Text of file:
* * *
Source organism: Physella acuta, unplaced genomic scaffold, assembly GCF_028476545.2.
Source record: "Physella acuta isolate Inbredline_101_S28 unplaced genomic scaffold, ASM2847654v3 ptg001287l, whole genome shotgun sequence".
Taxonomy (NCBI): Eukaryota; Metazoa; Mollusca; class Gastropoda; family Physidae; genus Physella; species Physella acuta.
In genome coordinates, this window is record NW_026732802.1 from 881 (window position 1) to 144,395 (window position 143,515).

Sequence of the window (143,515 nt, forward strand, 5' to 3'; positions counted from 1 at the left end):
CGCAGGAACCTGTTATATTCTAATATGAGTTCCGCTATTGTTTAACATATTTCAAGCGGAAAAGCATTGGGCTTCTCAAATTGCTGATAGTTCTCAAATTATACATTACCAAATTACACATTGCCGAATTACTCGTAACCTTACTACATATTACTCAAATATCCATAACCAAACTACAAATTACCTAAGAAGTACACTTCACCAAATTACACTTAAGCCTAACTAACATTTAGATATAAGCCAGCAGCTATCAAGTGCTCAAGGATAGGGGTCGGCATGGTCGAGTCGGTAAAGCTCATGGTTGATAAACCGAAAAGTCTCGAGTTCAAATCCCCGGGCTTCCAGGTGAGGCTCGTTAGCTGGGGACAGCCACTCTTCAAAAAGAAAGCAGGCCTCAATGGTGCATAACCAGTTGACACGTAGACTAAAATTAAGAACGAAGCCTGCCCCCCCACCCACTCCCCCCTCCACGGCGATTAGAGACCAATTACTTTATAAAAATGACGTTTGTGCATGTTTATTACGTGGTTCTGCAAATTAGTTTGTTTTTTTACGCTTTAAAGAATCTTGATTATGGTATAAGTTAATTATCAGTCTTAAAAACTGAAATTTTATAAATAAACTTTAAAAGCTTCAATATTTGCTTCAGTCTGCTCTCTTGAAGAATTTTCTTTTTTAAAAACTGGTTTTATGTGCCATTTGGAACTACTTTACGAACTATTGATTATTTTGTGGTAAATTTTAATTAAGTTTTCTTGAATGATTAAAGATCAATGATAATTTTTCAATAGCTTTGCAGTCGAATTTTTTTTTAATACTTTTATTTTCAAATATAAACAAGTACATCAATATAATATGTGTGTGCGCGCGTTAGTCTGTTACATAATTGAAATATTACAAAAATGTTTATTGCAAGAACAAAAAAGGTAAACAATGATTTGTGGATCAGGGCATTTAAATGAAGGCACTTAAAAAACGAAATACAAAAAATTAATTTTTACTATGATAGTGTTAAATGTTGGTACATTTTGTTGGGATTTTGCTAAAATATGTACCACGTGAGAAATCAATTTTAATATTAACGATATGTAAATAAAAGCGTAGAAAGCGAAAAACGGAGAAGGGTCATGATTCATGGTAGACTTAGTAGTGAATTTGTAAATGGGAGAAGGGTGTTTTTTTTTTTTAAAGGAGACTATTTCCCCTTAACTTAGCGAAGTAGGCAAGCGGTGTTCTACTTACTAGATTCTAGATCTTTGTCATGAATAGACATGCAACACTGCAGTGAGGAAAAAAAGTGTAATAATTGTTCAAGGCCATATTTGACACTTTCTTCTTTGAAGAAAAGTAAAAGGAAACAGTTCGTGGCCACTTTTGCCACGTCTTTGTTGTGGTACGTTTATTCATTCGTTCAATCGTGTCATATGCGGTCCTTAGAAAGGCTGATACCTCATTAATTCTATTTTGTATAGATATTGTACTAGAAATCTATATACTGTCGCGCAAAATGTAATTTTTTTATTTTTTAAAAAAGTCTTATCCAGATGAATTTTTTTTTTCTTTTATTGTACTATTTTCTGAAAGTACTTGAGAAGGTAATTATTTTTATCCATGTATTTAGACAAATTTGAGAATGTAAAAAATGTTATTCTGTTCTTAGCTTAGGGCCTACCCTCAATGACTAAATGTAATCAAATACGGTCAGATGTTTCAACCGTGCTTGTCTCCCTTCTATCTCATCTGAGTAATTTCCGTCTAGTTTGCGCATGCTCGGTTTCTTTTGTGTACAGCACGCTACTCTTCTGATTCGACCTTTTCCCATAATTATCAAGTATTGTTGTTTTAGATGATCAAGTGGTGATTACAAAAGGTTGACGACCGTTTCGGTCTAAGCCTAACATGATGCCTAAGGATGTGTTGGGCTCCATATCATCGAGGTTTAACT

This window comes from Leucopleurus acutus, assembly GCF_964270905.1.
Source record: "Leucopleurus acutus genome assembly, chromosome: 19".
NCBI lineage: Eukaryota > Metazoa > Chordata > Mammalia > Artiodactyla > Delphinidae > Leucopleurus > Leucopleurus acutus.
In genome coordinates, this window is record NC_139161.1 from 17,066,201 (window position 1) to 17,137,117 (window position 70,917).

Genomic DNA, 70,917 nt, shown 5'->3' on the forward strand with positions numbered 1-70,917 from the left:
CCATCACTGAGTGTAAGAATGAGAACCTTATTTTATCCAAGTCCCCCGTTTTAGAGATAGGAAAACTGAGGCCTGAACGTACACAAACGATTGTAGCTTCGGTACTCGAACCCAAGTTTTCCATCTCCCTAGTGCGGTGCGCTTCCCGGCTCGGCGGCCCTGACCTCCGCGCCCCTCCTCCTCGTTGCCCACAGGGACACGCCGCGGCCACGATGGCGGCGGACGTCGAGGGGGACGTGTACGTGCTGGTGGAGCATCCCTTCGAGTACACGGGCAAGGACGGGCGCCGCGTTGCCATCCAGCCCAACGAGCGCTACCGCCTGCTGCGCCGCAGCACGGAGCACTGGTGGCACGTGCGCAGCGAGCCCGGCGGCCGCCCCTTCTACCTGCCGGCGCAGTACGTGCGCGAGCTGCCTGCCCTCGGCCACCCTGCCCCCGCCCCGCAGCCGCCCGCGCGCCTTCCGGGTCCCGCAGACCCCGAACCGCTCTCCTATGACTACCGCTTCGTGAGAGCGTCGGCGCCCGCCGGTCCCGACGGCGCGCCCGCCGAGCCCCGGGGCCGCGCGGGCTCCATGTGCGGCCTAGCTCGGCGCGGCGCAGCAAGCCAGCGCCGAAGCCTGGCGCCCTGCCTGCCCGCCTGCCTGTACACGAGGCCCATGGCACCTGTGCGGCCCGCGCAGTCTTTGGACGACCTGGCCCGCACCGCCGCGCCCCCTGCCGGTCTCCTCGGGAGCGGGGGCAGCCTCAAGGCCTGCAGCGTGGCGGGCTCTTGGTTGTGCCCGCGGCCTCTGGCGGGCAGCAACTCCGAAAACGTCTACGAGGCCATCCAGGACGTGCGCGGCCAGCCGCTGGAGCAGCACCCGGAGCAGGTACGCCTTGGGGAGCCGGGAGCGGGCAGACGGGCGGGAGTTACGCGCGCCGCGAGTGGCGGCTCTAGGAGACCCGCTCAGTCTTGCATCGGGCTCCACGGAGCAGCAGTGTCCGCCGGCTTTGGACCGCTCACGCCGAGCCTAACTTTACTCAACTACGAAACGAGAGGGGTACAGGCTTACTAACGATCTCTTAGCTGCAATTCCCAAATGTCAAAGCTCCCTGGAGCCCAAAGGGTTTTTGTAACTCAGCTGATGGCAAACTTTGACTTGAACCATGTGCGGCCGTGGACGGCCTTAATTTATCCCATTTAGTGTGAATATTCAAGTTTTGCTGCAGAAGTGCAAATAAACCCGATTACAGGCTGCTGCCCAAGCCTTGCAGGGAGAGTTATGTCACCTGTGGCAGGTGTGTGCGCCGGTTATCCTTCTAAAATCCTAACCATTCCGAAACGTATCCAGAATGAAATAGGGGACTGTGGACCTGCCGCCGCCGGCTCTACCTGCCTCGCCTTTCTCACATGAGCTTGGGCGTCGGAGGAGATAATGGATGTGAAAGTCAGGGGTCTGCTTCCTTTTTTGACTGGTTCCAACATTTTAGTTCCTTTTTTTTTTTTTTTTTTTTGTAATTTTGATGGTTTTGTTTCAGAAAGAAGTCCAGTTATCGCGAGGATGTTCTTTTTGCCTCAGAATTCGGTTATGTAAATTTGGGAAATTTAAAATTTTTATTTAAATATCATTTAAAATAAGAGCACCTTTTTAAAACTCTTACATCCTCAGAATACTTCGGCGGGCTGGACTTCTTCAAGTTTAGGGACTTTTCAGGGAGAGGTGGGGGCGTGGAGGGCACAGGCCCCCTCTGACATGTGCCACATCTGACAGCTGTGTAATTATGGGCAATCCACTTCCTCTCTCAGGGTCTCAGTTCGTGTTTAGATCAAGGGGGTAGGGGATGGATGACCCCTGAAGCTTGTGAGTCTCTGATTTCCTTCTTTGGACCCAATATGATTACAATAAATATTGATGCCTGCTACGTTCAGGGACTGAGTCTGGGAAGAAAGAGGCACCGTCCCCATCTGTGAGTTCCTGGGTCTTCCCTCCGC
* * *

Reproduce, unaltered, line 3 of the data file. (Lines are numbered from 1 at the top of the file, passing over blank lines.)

Taxonomy (NCBI): Eukaryota; Metazoa; Mollusca; class Gastropoda; family Physidae; genus Physella; species Physella acuta.